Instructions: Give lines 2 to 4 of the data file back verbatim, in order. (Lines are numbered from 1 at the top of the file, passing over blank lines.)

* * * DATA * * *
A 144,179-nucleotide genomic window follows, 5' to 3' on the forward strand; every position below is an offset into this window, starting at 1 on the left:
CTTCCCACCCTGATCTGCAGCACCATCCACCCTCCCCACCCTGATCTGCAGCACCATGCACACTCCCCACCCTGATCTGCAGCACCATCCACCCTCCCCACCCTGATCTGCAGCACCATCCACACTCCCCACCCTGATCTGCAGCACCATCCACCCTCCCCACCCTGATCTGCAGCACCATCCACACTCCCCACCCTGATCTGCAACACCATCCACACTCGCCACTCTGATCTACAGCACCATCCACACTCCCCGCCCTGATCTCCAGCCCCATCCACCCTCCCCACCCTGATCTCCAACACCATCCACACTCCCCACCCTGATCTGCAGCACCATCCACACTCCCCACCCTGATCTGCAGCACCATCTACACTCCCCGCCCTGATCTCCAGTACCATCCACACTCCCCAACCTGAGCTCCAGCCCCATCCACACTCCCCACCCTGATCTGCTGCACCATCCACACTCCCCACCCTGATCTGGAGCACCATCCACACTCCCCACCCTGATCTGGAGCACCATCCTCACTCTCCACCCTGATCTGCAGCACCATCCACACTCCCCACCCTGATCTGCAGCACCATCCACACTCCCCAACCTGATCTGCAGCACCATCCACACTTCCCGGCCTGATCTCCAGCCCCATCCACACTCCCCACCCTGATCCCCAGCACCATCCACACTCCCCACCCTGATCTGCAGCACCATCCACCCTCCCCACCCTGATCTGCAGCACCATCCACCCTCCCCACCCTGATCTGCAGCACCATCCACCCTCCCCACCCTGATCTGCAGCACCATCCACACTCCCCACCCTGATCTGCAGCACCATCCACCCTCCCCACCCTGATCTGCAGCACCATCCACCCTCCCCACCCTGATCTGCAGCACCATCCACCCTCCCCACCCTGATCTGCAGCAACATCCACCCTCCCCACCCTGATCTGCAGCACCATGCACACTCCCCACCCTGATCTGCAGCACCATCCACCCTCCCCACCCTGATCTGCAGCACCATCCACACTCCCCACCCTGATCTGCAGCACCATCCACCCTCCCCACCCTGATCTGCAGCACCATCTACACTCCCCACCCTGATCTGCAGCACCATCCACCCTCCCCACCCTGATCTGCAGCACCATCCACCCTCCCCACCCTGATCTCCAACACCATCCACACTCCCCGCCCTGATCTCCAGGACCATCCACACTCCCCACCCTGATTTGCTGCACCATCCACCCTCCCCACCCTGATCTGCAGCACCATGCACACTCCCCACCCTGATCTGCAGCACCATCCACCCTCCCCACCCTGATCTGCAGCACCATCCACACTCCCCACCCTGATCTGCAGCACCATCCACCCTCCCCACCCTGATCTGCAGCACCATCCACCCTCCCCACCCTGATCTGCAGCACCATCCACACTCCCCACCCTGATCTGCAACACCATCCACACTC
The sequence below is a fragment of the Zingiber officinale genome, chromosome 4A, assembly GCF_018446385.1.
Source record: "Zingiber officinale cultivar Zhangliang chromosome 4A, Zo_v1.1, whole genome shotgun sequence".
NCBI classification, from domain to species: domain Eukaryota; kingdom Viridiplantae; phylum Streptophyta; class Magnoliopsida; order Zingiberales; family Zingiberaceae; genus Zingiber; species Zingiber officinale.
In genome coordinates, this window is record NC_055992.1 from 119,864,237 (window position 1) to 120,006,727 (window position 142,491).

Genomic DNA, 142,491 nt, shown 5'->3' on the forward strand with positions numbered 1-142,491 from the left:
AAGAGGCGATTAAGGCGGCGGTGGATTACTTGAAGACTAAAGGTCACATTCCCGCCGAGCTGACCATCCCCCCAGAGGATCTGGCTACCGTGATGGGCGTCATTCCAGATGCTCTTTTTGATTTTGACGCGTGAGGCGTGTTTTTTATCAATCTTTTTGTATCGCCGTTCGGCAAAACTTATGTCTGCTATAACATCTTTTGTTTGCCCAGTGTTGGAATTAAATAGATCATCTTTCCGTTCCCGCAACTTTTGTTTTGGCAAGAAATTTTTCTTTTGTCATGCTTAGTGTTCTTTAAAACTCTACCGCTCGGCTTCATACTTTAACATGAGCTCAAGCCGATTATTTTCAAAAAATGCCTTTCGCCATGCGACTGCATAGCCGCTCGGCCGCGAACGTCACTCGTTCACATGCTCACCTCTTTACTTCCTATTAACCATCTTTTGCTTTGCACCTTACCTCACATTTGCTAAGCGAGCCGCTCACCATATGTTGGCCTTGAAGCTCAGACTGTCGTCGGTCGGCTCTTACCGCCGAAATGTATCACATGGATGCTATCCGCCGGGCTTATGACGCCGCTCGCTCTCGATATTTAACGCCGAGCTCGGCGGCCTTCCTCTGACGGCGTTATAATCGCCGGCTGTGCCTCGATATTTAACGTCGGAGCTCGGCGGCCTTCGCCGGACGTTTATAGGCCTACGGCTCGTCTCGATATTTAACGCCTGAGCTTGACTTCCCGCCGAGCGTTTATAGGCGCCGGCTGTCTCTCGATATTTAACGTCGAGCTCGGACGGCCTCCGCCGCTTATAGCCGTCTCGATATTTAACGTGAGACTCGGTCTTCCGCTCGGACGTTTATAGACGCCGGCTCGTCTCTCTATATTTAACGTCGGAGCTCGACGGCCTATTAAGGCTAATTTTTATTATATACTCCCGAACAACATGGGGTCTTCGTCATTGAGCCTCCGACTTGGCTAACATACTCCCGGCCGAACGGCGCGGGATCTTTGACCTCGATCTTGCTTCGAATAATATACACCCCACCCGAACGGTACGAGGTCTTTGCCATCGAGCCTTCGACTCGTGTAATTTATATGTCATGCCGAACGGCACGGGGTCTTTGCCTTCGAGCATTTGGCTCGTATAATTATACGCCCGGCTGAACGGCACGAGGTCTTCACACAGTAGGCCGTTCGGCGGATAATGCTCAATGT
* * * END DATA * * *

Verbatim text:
CTTCCCACCCTGATCTGCAGCACCATCCACCCTCCCCACCCTGATCTGCAGCACCATGCACACTCCCCACCCTGATCTGCAGCACCATCCACCCTCCCCACCCTGATCTGCAGCACCATCCACACTCCCCACCCTGATCTGCAGCACCATCCACCCTCCCCACCCTGATCTGCAGCACCATCCACACTCCCCACCCTGATCTGCAACACCATCCACACTCGCCACTCTGATCTACAGCACCATCCACACTCCCCGCCCTGATCTCCAGCCCCATCCACCCTCCCCACCCTGATCTCCAACACCATCCACACTCCCCACCCTGATCTGCAGCACCATCCACACTCCCCACCCTGATCTGCAGCACCATCTACACTCCCCGCCCTGATCTCCAGTACCATCCACACTCCCCAACCTGAGCTCCAGCCCCATCCACACTCCCCACCCTGATCTGCTGCACCATCCACACTCCCCACCCTGATCTGGAGCACCATCCACACTCCCCACCCTGATCTGGAGCACCATCCTCACTCTCCACCCTGATCTGCAGCACCATCCACACTCCCCACCCTGATCTGCAGCACCATCCACACTCCCCAACCTGATCTGCAGCACCATCCACACTTCCCGGCCTGATCTCCAGCCCCATCCACACTCCCCACCCTGATCCCCAGCACCATCCACACTCCCCACCCTGATCTGCAGCACCATCCACCCTCCCCACCCTGATCTGCAGCACCATCCACCCTCCCCACCCTGATCTGCAGCACCATCCACCCTCCCCACCCTGATCTGCAGCACCATCCACACTCCCCACCCTGATCTGCAGCACCATCCACCCTCCCCACCCTGATCTGCAGCACCATCCACCCTCCCCACCCTGATCTGCAGCACCATCCACCCTCCCCACCCTGATCTGCAGCAACATCCACCCTCCCCACCCTGATCTGCAGCACCATGCACACTCCCCACCCTGATCTGCAGCACCATCCACCCTCCCCACCCTGATCTGCAGCACCATCCACACTCCCCACCCTGATCTGCAGCACCATCCACCCTCCCCACCCTGATCTGCAGCACCATCTACACTCCCCACCCTGATCTGCAGCACCATCCACCCTCCCCACCCTGATCTGCAGCACCATCCACCCTCCCCACCCTGATCTCCAACACCATCCACACTCCCCGCCCTGATCTCCAGGACCATCCACACTCCCCACCCTGATTTGCTGCACCATCCACCCTCCCCACCCTGATCTGCAGCACCATGCACACTCCCCACCCTGATCTGCAGCACCATCCACCCTCCCCACCCTGATCTGCAGCACCATCCACACTCCCCACCCTGATCTGCAGCACCATCCACCCTCCCCACCCTGATCTGCAGCACCATCCACCCTCCCCACCCTGATCTGCAGCACCATCCACACTCCCCACCCTGATCTGCAACACCATCCACACTC
The sequence below is a fragment of the Zingiber officinale genome, chromosome 4A, assembly GCF_018446385.1.
Source record: "Zingiber officinale cultivar Zhangliang chromosome 4A, Zo_v1.1, whole genome shotgun sequence".